Cute sack-doll characters jump over flames and on to rising platforms, but the novelty is that most of the game, from the characters’ outfits and personalities to the landscapes over which they clamber can be modified by players and shared online.
    But for two of the other most hotly awaited games of the season, there was no news, albeit for opposite reasons. EA’s Spore, in which players guide a lifeform in the Darwinian struggle from primaeval soup to interplanetary conflict, is due out on Sept. 4 and had already been presented in near-final form at other events, so did not get a spot in EA’s main presentation.
    World of Warcraft: Wrath of the Lich King, the next installment of the online role-playing game that has over 10 million subscribers — was available to play in an early form, but it remained unclear when the final version would be on sale. A spokesman for Activision unit Blizzard could not even confirm it would definitely be out before Christmas.

    * Where do you think gaming is going in the run-up to this year’s holiday season? Were you at the Leipzig Games Convention? Tell us what you think below.

Google, Viacom privacy accord leaves unanswered questions

masks.jpgGoogle and Viacom reached a late night accord on safeguarding the anonymity of Google YouTube viewers. Google will no longer have to hand over the user names and IP addresses of its viewers.

But what of the scuffle around the viewership data of Google and YouTube’s own employees? CNET’s Greg Sandoval reported last week the negotiations stalled on Google’s unwillingness to turn over information on its own employees, citing unnamed sources.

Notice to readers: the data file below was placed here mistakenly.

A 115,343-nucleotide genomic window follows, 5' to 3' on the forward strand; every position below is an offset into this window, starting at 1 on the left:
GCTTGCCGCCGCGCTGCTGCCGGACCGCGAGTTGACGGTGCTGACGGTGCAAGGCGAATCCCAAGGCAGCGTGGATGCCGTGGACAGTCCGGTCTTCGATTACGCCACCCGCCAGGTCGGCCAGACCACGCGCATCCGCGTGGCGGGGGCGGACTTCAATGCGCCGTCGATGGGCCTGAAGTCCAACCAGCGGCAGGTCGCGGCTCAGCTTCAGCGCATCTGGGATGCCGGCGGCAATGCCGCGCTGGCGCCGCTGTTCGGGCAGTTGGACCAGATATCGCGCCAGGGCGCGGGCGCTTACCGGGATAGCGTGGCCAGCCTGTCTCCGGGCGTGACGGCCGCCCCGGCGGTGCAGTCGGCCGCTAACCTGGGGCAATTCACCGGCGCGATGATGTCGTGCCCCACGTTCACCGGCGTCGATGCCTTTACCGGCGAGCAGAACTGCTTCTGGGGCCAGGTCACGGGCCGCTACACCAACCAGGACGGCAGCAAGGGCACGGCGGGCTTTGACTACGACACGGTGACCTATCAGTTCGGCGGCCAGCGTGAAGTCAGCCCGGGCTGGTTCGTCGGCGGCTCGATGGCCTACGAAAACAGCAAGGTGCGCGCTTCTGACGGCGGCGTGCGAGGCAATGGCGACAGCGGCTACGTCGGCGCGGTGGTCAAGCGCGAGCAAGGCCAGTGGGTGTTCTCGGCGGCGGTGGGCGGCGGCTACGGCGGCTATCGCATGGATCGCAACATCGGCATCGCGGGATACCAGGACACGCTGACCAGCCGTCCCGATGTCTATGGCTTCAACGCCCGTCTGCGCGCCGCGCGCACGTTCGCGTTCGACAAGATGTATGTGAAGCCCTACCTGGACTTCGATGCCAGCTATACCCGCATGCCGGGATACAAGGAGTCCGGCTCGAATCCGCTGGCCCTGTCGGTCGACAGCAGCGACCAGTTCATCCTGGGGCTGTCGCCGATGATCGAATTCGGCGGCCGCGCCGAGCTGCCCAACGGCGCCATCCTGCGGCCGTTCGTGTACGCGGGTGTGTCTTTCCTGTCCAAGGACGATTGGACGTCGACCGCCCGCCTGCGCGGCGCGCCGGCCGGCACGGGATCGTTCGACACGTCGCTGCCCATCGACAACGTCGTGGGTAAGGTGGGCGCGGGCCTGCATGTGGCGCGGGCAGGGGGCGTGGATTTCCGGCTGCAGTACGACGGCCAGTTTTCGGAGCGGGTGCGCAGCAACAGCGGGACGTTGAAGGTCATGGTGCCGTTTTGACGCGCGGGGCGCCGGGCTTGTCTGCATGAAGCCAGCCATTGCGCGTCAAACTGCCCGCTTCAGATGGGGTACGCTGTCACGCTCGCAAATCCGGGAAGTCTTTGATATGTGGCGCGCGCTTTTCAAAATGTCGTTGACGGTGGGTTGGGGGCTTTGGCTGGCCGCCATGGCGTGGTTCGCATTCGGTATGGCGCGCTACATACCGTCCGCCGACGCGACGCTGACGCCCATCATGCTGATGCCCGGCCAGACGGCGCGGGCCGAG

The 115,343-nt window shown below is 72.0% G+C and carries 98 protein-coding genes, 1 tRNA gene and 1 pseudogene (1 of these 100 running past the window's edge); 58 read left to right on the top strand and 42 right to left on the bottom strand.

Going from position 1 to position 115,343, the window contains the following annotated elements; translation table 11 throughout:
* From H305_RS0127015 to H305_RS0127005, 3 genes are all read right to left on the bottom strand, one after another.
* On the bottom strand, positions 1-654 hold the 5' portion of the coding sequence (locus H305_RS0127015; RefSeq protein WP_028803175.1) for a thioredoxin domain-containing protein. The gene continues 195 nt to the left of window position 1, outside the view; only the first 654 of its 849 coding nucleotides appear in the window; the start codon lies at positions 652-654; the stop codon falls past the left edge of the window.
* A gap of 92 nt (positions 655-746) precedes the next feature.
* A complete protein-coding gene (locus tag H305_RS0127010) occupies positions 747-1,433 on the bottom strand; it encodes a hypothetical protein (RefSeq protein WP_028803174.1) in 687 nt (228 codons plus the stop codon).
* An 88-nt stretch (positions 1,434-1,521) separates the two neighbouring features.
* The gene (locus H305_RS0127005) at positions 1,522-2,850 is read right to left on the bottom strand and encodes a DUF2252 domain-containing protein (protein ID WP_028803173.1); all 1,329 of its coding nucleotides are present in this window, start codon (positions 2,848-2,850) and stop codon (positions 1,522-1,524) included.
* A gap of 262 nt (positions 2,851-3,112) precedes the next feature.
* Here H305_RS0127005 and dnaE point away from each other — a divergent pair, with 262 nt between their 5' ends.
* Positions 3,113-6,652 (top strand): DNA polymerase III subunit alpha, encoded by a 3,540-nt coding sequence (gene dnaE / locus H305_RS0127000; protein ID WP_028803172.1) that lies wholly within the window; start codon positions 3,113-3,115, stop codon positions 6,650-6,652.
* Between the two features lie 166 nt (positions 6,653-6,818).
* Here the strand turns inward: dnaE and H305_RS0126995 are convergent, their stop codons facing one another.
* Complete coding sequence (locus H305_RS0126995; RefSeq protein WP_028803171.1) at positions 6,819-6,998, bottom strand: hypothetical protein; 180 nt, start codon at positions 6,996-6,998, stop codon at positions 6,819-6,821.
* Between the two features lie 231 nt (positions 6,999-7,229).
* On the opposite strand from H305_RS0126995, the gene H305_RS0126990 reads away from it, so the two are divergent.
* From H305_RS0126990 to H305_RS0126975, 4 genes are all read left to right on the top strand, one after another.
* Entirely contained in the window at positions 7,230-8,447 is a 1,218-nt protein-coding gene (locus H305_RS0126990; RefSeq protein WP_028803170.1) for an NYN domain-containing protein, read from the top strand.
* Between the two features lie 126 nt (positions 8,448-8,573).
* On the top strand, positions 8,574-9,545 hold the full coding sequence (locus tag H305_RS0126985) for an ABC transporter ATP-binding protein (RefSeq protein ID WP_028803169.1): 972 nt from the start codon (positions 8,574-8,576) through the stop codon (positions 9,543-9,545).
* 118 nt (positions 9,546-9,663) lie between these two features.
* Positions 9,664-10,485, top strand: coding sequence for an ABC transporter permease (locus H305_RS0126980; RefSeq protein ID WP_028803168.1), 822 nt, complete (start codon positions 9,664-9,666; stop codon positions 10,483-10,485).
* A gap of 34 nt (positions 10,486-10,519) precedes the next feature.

In other words, how would Viacom’s $1 billion copyright infringement suit against Google turn out if the data showed YouTube co-founder Chad Hurley viewing and uploading “Colbert Report” videos?

Mii too!

xbox-avatars.pngIf imitation is the sincerest form of flattery, then Nintendo should feel very flattered by Microsoft’s press conference that kicked off today’s E3 Media & Business Summit in Los Angeles. 

Our video games reporter Kemp Powers points out similarities. 

One of the major announcements at the press conference was a planned overhaul of the Xbox 360 console interface. The new suite of features will include a community games channel to showcase (Warning: media buzzword) user-generated titles.

More interestingly, Microsoft heavily plugged the addition of cartoon-like personalized avatars that can be inserted into a number of upcoming casual and family game titles.

Who will run Yahoo?

yahoo-sign.jpgWho’s going to run Yahoo?

There are myriad answers to that question, but AllThingsD suggests that Ross Levinsohn, the former head of News Corp’s Fox Interactive Media Group, and partner, former AOL Chief Jon Miller, are heavily mentioned as the kind who might get a crack at it.

Miller’s an interesting choice and one wonders if joining the company would push Yahoo closer to an AOL deal. Miller wasn’t immediately reachable on Monday night.

Meanwhile there’s no guarantee that Jerry Yang, who is still in charge, is going anywhere. In fact, on Monday, Yahoo itself worked to rally shareholder support in the face of a proxy battle with Carl Icahn, saying the his plan for the company’s future was “ill-defined”, and questioned whether Microsoft was ever serious about a full-scale merger.